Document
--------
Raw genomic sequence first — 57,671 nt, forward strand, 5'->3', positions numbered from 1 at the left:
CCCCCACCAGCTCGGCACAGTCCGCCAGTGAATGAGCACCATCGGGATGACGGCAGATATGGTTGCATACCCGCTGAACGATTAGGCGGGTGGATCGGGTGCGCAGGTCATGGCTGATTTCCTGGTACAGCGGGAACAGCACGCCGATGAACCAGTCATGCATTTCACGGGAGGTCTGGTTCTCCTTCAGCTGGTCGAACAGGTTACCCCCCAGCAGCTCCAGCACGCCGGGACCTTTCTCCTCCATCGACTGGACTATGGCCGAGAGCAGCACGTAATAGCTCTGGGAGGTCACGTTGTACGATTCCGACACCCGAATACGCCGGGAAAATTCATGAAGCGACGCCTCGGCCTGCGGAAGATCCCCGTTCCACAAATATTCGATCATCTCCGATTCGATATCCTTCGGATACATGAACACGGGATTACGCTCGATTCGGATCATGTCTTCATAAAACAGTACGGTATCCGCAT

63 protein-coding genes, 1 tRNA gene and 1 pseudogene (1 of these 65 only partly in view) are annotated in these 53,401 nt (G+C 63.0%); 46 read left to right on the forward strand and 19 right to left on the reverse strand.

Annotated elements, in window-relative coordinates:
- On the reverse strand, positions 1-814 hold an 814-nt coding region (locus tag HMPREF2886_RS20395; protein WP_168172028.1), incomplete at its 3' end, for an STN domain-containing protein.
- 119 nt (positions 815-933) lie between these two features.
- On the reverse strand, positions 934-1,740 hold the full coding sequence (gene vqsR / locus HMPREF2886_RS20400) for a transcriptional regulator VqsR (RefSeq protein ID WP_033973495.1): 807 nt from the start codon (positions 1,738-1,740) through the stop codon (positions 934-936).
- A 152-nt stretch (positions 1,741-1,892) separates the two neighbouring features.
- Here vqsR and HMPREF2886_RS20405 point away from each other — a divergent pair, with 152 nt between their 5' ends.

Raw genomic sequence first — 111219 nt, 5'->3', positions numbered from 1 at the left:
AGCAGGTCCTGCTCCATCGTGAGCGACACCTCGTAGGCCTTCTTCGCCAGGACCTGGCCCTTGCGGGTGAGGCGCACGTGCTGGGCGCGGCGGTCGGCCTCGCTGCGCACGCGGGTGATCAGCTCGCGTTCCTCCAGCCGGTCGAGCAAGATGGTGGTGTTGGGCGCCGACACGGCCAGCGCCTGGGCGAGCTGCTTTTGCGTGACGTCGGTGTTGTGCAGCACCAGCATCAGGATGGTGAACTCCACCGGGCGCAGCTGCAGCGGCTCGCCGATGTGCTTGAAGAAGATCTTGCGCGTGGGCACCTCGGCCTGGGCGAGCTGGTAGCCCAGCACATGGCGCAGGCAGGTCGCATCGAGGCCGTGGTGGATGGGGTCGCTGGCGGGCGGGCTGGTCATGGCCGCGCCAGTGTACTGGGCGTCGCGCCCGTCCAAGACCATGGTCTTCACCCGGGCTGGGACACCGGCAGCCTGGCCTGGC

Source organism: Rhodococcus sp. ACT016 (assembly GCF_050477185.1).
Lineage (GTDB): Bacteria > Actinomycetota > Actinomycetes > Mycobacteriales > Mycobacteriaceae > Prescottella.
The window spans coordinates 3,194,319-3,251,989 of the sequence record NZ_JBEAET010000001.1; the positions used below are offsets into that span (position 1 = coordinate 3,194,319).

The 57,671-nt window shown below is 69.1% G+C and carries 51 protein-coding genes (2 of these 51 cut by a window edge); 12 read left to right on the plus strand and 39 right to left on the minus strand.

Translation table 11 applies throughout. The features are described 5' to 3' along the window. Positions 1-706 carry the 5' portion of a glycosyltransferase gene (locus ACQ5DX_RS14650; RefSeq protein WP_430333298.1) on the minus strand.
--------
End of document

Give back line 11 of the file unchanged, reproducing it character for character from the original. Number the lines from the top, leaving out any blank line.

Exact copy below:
AGCAGGTCCTGCTCCATCGTGAGCGACACCTCGTAGGCCTTCTTCGCCAGGACCTGGCCCTTGCGGGTGAGGCGCACGTGCTGGGCGCGGCGGTCGGCCTCGCTGCGCACGCGGGTGATCAGCTCGCGTTCCTCCAGCCGGTCGAGCAAGATGGTGGTGTTGGGCGCCGACACGGCCAGCGCCTGGGCGAGCTGCTTTTGCGTGACGTCGGTGTTGTGCAGCACCAGCATCAGGATGGTGAACTCCACCGGGCGCAGCTGCAGCGGCTCGCCGATGTGCTTGAAGAAGATCTTGCGCGTGGGCACCTCGGCCTGGGCGAGCTGGTAGCCCAGCACATGGCGCAGGCAGGTCGCATCGAGGCCGTGGTGGATGGGGTCGCTGGCGGGCGGGCTGGTCATGGCCGCGCCAGTGTACTGGGCGTCGCGCCCGTCCAAGACCATGGTCTTCACCCGGGCTGGGACACCGGCAGCCTGGCCTGGC